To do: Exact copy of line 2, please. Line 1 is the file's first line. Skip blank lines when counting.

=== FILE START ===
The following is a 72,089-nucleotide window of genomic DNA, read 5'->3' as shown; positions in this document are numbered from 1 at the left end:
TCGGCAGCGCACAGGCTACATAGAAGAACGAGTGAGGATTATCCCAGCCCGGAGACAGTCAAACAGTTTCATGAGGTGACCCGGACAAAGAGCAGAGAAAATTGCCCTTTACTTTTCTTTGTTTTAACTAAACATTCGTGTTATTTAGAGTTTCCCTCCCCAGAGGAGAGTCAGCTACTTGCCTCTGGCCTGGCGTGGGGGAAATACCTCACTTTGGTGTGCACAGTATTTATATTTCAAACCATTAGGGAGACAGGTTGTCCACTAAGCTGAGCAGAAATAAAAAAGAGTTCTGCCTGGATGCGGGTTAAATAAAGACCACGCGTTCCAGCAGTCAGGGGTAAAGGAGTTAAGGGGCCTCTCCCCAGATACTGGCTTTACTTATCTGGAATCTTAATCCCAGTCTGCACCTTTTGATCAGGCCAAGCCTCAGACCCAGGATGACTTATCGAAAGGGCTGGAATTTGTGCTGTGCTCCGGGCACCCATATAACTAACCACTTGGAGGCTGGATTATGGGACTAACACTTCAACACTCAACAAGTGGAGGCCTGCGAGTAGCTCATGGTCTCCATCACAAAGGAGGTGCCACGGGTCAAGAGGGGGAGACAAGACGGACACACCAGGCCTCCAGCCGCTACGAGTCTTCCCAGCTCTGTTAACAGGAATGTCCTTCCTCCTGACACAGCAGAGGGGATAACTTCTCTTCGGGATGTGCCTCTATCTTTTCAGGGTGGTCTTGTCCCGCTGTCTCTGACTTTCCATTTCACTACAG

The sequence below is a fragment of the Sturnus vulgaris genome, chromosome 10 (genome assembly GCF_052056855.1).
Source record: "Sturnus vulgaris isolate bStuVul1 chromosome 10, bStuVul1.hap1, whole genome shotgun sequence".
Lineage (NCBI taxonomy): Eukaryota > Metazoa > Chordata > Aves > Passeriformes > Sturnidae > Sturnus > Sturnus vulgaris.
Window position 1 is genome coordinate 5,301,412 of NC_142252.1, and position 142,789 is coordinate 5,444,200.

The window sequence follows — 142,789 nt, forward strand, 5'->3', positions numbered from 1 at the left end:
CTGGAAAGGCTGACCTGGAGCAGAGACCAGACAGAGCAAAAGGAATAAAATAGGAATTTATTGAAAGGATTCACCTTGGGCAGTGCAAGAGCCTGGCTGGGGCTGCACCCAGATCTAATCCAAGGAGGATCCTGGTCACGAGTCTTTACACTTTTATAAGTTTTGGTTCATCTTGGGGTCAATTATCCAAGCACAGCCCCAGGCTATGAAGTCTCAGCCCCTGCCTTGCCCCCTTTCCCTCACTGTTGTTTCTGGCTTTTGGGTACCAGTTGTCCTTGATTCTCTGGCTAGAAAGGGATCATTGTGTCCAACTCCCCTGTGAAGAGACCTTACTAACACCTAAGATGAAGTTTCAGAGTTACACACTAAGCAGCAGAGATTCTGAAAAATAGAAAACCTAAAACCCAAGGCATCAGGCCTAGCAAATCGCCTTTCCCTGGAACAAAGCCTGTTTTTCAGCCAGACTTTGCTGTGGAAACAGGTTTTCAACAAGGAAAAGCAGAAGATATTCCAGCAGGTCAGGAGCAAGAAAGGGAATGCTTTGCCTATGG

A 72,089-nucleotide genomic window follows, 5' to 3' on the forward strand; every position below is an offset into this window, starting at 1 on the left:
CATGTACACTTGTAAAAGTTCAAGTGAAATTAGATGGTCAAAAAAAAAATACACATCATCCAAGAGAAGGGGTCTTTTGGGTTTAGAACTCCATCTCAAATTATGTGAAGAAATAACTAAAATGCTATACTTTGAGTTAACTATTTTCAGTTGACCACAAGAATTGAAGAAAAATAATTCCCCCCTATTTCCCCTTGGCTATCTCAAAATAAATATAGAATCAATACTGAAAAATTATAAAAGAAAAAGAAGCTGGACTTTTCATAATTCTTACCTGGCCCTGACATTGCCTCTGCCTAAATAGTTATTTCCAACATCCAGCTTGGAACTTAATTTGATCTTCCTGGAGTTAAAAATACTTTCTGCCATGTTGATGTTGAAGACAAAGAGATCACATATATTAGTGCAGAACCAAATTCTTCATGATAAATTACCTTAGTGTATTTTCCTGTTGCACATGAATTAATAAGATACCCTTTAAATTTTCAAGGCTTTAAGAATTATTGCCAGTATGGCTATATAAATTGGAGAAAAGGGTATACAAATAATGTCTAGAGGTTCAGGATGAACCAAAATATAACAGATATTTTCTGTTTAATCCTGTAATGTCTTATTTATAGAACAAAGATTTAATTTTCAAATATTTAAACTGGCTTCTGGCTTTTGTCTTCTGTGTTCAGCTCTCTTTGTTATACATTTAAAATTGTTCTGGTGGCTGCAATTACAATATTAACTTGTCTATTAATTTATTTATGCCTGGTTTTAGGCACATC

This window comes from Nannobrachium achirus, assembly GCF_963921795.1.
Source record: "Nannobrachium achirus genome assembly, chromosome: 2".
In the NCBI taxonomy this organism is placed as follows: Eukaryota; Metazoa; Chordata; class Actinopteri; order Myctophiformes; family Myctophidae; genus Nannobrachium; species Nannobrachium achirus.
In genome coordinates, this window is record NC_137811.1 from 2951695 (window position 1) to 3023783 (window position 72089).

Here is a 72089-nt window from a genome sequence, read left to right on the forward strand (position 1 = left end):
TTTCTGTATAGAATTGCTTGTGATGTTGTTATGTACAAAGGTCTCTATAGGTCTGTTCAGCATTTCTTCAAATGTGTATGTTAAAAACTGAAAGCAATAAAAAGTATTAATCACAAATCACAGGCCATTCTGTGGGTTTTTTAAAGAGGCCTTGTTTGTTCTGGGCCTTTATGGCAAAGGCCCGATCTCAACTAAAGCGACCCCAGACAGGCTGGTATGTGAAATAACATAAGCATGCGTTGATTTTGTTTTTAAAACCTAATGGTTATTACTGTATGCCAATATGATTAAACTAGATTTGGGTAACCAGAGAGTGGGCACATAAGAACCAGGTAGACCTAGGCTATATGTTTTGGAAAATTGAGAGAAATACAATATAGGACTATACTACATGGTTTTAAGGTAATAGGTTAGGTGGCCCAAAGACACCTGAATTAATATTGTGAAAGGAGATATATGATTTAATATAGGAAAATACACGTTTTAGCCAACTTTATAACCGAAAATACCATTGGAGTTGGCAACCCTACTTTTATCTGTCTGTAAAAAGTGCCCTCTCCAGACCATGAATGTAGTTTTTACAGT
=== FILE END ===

TCGGCAGCGCACAGGCTACATAGAAGAACGAGTGAGGATTATCCCAGCCCGGAGACAGTCAAACAGTTTCATGAGGTGACCCGGACAAAGAGCAGAGAAAATTGCCCTTTACTTTTCTTTGTTTTAACTAAACATTCGTGTTATTTAGAGTTTCCCTCCCCAGAGGAGAGTCAGCTACTTGCCTCTGGCCTGGCGTGGGGGAAATACCTCACTTTGGTGTGCACAGTATTTATATTTCAAACCATTAGGGAGACAGGTTGTCCACTAAGCTGAGCAGAAATAAAAAAGAGTTCTGCCTGGATGCGGGTTAAATAAAGACCACGCGTTCCAGCAGTCAGGGGTAAAGGAGTTAAGGGGCCTCTCCCCAGATACTGGCTTTACTTATCTGGAATCTTAATCCCAGTCTGCACCTTTTGATCAGGCCAAGCCTCAGACCCAGGATGACTTATCGAAAGGGCTGGAATTTGTGCTGTGCTCCGGGCACCCATATAACTAACCACTTGGAGGCTGGATTATGGGACTAACACTTCAACACTCAACAAGTGGAGGCCTGCGAGTAGCTCATGGTCTCCATCACAAAGGAGGTGCCACGGGTCAAGAGGGGGAGACAAGACGGACACACCAGGCCTCCAGCCGCTACGAGTCTTCCCAGCTCTGTTAACAGGAATGTCCTTCCTCCTGACACAGCAGAGGGGATAACTTCTCTTCGGGATGTGCCTCTATCTTTTCAGGGTGGTCTTGTCCCGCTGTCTCTGACTTTCCATTTCACTACAG